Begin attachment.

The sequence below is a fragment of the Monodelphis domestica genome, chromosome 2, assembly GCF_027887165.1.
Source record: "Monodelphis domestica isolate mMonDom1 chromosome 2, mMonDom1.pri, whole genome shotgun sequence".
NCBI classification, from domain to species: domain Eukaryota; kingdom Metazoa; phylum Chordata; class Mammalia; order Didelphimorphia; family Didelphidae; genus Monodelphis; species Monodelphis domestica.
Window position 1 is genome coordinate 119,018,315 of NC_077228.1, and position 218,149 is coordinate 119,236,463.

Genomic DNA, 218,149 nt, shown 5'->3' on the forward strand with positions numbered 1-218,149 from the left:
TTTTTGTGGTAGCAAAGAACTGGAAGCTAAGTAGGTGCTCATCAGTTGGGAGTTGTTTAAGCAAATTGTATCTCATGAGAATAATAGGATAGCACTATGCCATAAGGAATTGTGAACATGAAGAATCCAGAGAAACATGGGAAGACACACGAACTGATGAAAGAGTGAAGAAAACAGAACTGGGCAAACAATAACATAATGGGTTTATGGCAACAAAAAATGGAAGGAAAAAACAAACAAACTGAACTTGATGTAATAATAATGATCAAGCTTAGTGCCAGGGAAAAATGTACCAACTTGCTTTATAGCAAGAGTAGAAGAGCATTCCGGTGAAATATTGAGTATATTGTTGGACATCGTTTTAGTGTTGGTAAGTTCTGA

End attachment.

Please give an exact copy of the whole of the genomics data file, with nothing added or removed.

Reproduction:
The sequence below is a fragment of the Monodelphis domestica genome, chromosome 2, assembly GCF_027887165.1.
Source record: "Monodelphis domestica isolate mMonDom1 chromosome 2, mMonDom1.pri, whole genome shotgun sequence".
NCBI classification, from domain to species: domain Eukaryota; kingdom Metazoa; phylum Chordata; class Mammalia; order Didelphimorphia; family Didelphidae; genus Monodelphis; species Monodelphis domestica.
Window position 1 is genome coordinate 119,018,315 of NC_077228.1, and position 218,149 is coordinate 119,236,463.

Genomic DNA, 218,149 nt, shown 5'->3' on the forward strand with positions numbered 1-218,149 from the left:
TTTTTGTGGTAGCAAAGAACTGGAAGCTAAGTAGGTGCTCATCAGTTGGGAGTTGTTTAAGCAAATTGTATCTCATGAGAATAATAGGATAGCACTATGCCATAAGGAATTGTGAACATGAAGAATCCAGAGAAACATGGGAAGACACACGAACTGATGAAAGAGTGAAGAAAACAGAACTGGGCAAACAATAACATAATGGGTTTATGGCAACAAAAAATGGAAGGAAAAAACAAACAAACTGAACTTGATGTAATAATAATGATCAAGCTTAGTGCCAGGGAAAAATGTACCAACTTGCTTTATAGCAAGAGTAGAAGAGCATTCCGGTGAAATATTGAGTATATTGTTGGACATCGTTTTAGTGTTGGTAAGTTCTGA